Boohoo's sustainability questioned as PwC quits as auditor
The fast fashion retailer saw a surge in virtual footfall due to the nationwide lockdown, but can it climb back from PwC resigning as its auditor and a recent working practice scandal?
Boohoo is (or was) a fast fashion darling; founded in 2006, the UK-based online fashion retailer has accumalated revenues of £1.2bn and has a market cap of £3.5bn. Following a recent factory scandal, PwC resigned from its Boohoo auditor role, highlighting the growing sustainability issues of the fast fashion industry.
If you’re London-based, you will have come across Boohoo's adverts all over the underground. If not, and you don’t have teenagers, you will likely never have heard of them! Boohoo’s target audience are those in their mid-teens to early twenties, but you won’t see Boohoo on the high-street; they follow an online-only model, meaning that the nationwide lockdown and subsequent fall in high-street and shopping mall footfall has led to minimal disruption.
Fast-fashion is a controversial segment in retail; it fulfils the millennial target market demands of ‘I want it now’ and does so at an accessible price point, but to the apparent detriment of sustainability and other ethical practices, which are increasingly under scrutiny by today’s conscious shopper (and investor). It’s these that have more recently caused a stir among investors and stakeholders, leading to drops in share price.
Boohoo plc share price
- Boohoo was founded in 2006 by businessman Mahmud Kamani and designer Carol Kane.
- The company went international in 2012, launching in Australia and the US (21% of revenues come from the US).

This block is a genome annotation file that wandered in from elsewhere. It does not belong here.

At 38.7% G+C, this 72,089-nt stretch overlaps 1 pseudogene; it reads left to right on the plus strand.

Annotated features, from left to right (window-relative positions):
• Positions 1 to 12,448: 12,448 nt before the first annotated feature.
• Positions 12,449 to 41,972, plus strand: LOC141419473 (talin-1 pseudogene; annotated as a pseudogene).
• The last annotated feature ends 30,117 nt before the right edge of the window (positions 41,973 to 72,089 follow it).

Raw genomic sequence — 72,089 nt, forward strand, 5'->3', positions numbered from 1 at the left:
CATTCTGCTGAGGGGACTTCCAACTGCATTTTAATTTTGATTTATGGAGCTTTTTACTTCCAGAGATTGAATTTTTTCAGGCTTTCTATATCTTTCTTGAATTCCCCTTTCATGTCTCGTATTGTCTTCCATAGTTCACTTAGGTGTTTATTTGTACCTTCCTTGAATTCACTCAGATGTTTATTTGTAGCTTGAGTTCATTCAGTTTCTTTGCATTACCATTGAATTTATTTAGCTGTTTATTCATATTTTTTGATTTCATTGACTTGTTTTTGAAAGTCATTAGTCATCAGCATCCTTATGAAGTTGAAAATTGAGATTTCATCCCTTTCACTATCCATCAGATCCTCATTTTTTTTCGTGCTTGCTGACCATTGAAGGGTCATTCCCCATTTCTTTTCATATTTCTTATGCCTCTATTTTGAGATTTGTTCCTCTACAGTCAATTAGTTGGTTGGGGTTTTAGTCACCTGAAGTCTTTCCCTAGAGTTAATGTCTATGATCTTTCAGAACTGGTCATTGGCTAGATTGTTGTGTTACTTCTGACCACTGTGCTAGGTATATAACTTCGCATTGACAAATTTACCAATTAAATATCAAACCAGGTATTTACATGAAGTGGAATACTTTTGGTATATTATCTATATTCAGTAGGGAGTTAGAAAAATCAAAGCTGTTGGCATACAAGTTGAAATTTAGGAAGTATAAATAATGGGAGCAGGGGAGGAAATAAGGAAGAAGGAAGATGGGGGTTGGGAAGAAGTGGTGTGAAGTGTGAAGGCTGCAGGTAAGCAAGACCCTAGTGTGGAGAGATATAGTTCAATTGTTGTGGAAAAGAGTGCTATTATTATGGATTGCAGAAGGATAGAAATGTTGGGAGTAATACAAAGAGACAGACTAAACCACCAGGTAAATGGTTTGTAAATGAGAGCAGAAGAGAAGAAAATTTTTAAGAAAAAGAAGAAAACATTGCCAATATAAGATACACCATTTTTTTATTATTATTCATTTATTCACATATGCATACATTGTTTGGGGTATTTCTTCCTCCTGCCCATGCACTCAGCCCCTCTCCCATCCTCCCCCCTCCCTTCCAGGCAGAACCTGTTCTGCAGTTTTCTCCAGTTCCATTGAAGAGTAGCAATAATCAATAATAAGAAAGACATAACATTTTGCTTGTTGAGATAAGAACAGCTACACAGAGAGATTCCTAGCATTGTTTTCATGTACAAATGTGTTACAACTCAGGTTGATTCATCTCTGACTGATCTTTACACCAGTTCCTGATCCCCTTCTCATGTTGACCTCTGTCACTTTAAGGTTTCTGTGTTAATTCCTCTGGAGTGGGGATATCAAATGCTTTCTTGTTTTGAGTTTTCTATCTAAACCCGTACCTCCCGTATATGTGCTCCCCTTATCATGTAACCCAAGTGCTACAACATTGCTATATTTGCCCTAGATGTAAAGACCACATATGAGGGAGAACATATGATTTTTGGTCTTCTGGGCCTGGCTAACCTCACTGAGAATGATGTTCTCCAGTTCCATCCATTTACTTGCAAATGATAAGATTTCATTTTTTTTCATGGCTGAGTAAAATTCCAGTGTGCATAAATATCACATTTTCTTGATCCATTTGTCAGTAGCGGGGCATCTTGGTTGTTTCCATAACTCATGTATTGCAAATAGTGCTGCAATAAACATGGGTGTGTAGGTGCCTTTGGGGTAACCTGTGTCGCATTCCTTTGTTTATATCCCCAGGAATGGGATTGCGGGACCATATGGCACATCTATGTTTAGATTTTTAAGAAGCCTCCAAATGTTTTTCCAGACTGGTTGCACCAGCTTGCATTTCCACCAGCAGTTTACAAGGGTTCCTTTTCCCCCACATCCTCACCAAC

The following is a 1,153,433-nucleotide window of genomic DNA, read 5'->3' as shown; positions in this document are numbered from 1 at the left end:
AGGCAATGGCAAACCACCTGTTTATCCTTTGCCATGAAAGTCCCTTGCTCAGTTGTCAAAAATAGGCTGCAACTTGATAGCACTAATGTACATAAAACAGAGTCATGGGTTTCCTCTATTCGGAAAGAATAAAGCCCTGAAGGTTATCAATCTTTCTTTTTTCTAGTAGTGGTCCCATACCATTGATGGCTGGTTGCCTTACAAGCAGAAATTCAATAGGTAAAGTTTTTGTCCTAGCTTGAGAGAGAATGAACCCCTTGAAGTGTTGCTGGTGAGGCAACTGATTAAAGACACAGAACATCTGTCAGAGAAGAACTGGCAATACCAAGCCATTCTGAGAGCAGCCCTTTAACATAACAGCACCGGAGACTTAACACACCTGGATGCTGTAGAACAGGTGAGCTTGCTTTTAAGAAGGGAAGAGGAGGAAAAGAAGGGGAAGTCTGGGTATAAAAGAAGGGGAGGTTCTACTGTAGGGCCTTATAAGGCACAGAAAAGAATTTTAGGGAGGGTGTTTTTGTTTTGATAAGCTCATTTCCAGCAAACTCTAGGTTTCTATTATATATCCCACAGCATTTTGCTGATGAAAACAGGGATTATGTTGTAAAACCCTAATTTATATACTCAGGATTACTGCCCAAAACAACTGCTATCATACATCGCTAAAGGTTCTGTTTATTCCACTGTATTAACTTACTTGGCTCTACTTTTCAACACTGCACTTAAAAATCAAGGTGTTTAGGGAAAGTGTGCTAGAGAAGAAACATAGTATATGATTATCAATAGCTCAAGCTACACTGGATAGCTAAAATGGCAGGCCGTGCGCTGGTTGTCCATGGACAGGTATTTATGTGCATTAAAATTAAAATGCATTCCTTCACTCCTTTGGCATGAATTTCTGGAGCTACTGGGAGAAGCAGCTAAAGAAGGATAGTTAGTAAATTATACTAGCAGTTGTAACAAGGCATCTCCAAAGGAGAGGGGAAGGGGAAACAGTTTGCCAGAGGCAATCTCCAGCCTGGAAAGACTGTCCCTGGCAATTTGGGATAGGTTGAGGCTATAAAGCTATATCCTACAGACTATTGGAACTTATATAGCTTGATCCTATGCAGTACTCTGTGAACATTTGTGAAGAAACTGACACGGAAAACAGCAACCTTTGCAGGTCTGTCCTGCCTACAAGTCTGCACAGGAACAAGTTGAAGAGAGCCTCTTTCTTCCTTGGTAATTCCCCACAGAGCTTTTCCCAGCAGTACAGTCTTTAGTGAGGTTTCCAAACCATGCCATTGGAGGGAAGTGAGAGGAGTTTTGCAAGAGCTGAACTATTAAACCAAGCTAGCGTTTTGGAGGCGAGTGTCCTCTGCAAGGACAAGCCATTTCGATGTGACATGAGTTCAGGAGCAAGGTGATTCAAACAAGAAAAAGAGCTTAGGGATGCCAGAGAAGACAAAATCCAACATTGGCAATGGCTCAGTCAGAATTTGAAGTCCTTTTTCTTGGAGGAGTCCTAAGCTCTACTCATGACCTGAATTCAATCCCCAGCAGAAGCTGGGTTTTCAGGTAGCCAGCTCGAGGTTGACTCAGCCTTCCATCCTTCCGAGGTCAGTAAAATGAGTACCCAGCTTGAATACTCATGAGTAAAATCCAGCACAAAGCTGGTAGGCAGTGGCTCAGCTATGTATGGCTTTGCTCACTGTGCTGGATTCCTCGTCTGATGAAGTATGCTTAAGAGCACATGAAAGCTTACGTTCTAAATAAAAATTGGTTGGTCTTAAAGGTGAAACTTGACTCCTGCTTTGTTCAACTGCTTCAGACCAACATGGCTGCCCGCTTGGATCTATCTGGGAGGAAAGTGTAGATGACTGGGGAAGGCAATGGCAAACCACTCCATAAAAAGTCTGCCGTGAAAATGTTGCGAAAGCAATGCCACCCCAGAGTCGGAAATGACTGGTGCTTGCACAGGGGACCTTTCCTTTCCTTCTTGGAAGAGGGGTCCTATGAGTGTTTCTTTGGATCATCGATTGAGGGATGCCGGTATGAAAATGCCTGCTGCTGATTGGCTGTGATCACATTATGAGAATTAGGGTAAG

- In 2014, the company floated on the stock market and was valued at £560m.
- In June 2020, the company took advantage of ailing brands Oasis and Warehouse and bought them for £5m.
- In July 2020, The Sunday Times reported that workers at a factory in Leicester making clothes for Boohoo's Nasty Gal brand were paid £3.50 an hour (less than half the minimum wage).
- In the same month, it was alleged that workers were being forced to come into work while sick with Covid-19.
- In the space of two weeks in July, the share price fell by more than 45%.
- In October 2020, a BBC investigation found money laundering evidence at one of Boohoo’s suppliers.
- On 20 October PwC resigned as Boohoo auditor.
- After gradually climbing since the employee scandal, the share price dropped again by 20%.
Online-only business model and fast-growth
Asides from the the current ‘scandal’, Boohoo is a story of success - they demonstrate the power of nailing the target market, marketing strategy, the online-only business model, and unit economics. Clearly there is the issue of how those unit economics have been achieved (low production costs and labour), but the business has had huge growth since its inception. It’s even bought up the online businesses of well-known high-street brands Karen Millen and Coast.